[Arm-netbook] Urgent statement on Cryptocurrency ethics

Luke Kenneth Casson Leighton lkcl at lkcl.net
Wed Mar 21 13:11:21 GMT 2018

crowd-funded eco-conscious hardware: https://www.crowdsupply.com/eoma68

On Wed, Mar 21, 2018 at 12:08 PM, Wookey <wookey at wookware.org> wrote:
> On 2018-03-20 21:44 +0100, Philip Hands wrote:
>>   https://www.theguardian.com/technology/2018/mar/20/child-abuse-imagery-bitcoin-blockchain-illegal-content
> There's always someone isn't there? This is why we can't have nice things.

 *sigh* i would be curious to know if monero (designed with privacy in
mind) suffers the same problem.

 apparently the tx-extra field is used as a payment-id...
interestingly though it looks like it's down to the miners to decide
that field's contents... which would, if that's correct, take away the

> I'm quite surprised that the format allows inclusion of random extra
> files. Why isn't it just a list of transaction IDs (or however it
> works), i.e. the data needed to make the blockchain work. Or are they
> just abusing some 'Name' or 'Comment' type freeform field?


 ok so there's apparently about 8 separate and distinct methods, all
of them "abusing" various fields, some of them security violations /
exploiting flaws in the design.  oops.

> It seems to me that bitcoin needs to fail on energy terms alone - it's
> mind-bogglingly inefficent (and, contrary to my initial understanding,
> this problem doesn't get better over time as more coins are
> mined).

 arms / energy races don't get better without consensus, and this
one's an arms / energy race where (at the moment) individuals can
participate as opposed to businesses.

 *if* people agree - world-wide - to slow down on the mining *then*
the hashrate - world-wide - will slow down.  however the only way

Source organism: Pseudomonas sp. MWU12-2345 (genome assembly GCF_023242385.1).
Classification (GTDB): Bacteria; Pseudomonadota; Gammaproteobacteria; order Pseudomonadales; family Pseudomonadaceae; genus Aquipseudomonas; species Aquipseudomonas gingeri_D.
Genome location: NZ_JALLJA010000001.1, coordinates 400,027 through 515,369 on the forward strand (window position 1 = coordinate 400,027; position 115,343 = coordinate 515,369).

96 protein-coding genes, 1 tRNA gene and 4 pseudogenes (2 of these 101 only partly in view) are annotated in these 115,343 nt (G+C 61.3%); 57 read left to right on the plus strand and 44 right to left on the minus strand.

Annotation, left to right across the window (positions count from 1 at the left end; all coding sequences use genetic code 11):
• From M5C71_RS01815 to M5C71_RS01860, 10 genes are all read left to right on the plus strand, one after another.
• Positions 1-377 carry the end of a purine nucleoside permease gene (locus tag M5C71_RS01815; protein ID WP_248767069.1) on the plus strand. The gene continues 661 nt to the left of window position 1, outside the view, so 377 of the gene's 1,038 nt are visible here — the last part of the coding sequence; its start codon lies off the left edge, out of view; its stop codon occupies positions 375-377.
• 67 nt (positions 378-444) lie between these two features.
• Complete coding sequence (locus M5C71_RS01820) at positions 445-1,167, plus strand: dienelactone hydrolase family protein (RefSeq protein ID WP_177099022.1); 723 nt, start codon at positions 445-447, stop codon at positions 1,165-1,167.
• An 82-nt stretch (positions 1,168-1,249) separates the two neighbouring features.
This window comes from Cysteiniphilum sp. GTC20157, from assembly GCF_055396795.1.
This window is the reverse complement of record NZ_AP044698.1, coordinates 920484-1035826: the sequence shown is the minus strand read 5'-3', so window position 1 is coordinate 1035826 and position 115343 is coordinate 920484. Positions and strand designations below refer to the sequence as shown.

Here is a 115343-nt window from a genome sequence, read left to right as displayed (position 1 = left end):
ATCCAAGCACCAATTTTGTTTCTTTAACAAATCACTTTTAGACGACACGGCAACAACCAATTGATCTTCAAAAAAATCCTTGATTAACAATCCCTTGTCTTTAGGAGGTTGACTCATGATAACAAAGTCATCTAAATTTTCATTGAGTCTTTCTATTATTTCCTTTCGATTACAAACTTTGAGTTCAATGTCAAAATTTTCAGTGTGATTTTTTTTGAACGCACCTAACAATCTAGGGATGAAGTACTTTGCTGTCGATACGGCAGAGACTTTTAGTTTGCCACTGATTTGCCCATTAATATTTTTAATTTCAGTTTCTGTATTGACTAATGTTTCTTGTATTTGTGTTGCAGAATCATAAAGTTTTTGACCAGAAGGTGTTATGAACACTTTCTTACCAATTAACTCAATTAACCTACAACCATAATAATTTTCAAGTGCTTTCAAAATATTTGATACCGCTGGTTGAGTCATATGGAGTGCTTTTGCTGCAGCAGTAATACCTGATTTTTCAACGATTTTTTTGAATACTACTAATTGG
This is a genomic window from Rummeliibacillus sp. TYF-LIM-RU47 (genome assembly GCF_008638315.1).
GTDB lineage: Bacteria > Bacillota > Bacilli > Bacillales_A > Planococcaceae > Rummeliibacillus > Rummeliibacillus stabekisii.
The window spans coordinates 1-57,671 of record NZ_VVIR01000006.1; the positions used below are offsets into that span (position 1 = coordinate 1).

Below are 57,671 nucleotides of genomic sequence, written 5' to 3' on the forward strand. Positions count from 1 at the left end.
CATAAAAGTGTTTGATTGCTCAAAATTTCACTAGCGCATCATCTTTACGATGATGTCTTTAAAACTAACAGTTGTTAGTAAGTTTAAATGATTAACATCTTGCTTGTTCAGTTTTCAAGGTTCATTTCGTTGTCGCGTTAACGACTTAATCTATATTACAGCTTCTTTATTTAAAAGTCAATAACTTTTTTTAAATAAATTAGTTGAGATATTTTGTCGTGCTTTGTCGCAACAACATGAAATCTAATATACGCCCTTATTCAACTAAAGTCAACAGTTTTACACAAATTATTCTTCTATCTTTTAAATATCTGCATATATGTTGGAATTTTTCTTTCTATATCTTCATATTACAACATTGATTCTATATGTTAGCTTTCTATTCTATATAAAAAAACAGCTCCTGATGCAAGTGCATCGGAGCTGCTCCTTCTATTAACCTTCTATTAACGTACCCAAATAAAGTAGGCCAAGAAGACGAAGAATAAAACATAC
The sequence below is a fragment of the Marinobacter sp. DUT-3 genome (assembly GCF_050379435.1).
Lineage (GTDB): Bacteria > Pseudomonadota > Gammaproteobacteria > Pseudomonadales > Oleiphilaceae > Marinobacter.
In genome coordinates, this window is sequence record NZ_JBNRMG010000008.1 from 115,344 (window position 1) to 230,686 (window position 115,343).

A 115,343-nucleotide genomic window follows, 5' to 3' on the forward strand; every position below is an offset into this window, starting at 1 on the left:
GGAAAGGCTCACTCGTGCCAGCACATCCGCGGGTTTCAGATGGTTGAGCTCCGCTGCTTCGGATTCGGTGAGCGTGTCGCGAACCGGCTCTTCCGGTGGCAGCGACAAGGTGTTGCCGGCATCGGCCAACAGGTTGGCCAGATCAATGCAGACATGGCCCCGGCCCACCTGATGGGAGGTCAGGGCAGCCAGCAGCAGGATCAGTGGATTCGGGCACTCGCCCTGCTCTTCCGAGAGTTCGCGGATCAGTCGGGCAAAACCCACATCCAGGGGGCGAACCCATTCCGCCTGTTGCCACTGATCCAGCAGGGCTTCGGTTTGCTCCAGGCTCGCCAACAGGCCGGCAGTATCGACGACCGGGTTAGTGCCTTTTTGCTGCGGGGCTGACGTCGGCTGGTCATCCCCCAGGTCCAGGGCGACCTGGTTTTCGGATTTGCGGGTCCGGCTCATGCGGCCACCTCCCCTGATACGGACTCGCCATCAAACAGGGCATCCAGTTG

that's actually realistically likely to happen is when the "reward"
drops sufficiently (halves every 18 months) for the financial
incentive to lower.

 *then* when the financial incentive lowers, the number of people
mining will also lower (non-financially-viable equipment switched off)
and the hashrate will correspondingly drop.

 the problem with that assumption is that the people mining will only
be motivated by profit.  if they're genuinely interested in going over
the 50% share in order to corrupt / control the blocks then that
doesn't happen, and bitcoin goes to hell in a handbasket.

> Plenty of other cryptocurrency algorithms exist, using much
> more sensible amounts of energy (Wh/transaction: bitcoin: 634,000,
> Ethereum: 43,000, (Visa: 1.69) Stellar: 0.03). The tricky bit is
> making sure that remains true when the thing gets popular.

 i've been thinking about this, beyond what monero does (which plans
to hard-fork to increase the random-access memory usage).  monero is
not possible to do on a custom ASIC because it deliberately requires
large amounts of memory (6gb, 8gb).  if you were to make a custom ASIC
it would *be* a GPU... therefore you might as well buy...
off-the-shelf GPU Cards.

 beyond that i think you need to specify and agree hard limits about
mining capabilities that, if exceeded, result in PENALTIES not
REWARDS.  such mining contracts would need to be stored *in the
blockchain* rather than being hard-coded.  miners would be required to
sign up to the mining contract (in the blockchain) in order to
participate, along-side a declaration of running some CPU benchmark
tests which indicate the computing capacity that they are declaring
that they intend to use.

if they go OUTSIDE of those parameters, by responding too fast on a
block (which can be verified by other miners re-running the same
algorithms that they did), they get PENALISED *not* REWARDED.

if that's combined with the ability to fork a coin *within* a coin (by
placing an ID or #tag on transactions that indicate that it is totally
separate and completely distinct from other coins *within the sam e
blockchain*) the nice thing about such a scheme would be that isolated
communities, for example those running off of isolated sporadic
internet, on smartphones only rather than having access to GPU
resources, could declare the mining contract to be within the
capabilities of the average smartphone... and the community as a
whole.  an "outsider" would then NOT BE ABLE to destabilise their
"local" currency.

> If those numbers are right bitcoin is generating the same emissions as
> a flight to Spain from the UK (300kG) _per transaction_ which is
> completely nuts. Buying a beer in the Haymakers really shouldn't have
> that sort of footprint.

 even up until 2016 it didn't... but it does now.  and it's an
exponential rise of about 20% *per month* and shows no sign of slowing


More information about the arm-netbook mailing list